[personal profile] ebailey140
12 pages out of 38

A lot of us preferred the old pre-The Killing Joke Joker of the 70s and most of the 80s. Unlike the version since, there was so much variety in the types of stories you could do with him. You could do dark. You could do comedy. You could do dark comedy. It was whatever the writers felt like doing, that day.

Here's a story that was published the same day as The Killing Joke. The Joker has been contracted to kill the JLI. As this is the BWAHAHA era of the Justice League, you can guess how well that's going to go.




A cold, hard look into the terror and violence of insanity. Or something.

Read more... )
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[personal profile] ozaline


Okay I don't want to ruin anyone's buzz, so feel free to skip this post if it's going to bring you down.

I really like the Zatanna/Bruce dynamic, and it doesn't get enough love, so here's a very bittersweet moment.

Bruce and Clark were trapped in a dream world by Doctor Destiny, and they've finally broken free to reality.

or have they? )
[personal profile] lego_joker
I admit that I've only read a fraction of Alan Moore's vast library of work (having just purchased the V for Vendetta TPB yesterday), and pretty much none of his seminal Swamp Thing run. I did, however, stumble on this little scene from Swamp Thing #53, and while it's not romance in the traditional sense... well, I don't think Moore would ever want to celebrate Valentine's Day in a less off-kilter way.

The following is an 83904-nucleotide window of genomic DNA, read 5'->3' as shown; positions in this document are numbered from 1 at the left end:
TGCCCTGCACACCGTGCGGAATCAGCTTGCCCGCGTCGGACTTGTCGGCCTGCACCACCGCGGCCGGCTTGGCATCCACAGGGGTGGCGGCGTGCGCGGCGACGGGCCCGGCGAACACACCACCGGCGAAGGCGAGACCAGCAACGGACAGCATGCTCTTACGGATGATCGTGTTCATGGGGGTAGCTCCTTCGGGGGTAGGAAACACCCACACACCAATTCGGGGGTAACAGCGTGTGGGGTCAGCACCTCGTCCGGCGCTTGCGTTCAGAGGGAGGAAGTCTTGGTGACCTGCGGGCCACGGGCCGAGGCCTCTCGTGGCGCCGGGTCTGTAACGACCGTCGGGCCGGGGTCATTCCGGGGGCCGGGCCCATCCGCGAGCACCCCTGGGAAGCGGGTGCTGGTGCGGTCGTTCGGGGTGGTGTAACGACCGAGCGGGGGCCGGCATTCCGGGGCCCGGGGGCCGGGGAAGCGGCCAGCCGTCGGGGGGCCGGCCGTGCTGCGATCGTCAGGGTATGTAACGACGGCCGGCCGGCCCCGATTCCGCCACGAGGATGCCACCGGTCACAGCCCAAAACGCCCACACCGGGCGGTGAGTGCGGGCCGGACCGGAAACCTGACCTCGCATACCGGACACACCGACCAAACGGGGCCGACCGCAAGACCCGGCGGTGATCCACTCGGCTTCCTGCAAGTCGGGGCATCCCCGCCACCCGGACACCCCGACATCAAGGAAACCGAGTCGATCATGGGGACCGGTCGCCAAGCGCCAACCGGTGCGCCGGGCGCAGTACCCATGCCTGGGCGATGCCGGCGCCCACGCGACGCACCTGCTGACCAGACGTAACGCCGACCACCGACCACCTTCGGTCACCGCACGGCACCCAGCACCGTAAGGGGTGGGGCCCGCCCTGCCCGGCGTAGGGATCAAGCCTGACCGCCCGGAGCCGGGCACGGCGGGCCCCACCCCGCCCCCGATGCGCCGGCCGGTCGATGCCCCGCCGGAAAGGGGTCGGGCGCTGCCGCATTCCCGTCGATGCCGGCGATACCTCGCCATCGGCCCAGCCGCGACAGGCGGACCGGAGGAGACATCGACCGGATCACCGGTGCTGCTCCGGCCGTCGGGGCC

Remember, kids. St. Valentine's beheading is meant to be celebrated by couples of all kinds (except the abusive ones). Don't forget that, lest Moore's beard pull you down into the darkest depths of Hell.

God, I wish Moore had written more of Batman. )
[personal profile] lego_joker
David V. Reed is a writer I'm very... ambivalent about (for reasons I don't feel like getting into here). His work on Batman consists mostly of two runs: one during the 1950s and one during the 1970s. He's not exactly a big name among most Bat-fans (I think his biggest claims to fame are creating Deadshot and writing "The Joker's Utility Belt"), but he did get the honor of writing the milestone issue Batman #300.

While the issue itself is mostly a yawn, it is somewhat notable as a last-days-of-Batman-but-not-really story (in THE FUTURE) that came out about a decade before The Dark Knight Returns. More notably, its tone is the exact opposite of DKR's grim, gritty cynicism.

Just look at this.

A kinder, gentler future behind the cut. )
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[personal profile] starwolf_oakley
ADVENTURES OF SUPERMAN #636 was an epilogue of IDENTITY CRISIS, and also set up some of what would become INFINITE CRISIS. It was (also) drawn by Rags Morales with the story by Greg Rucka.

None so blind as those not wearing a blindfold? )
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[personal profile] icon_uk
In light of the Identity Crisis post, I personally feel the need for a bit of a metaphorical palate cleanser, some good old fashioned comics in my "Accentuate the Positive" series...

So here are two pages from Batman #1

Say it with me kids...

Criminals are a superstitious, cowardly lot )

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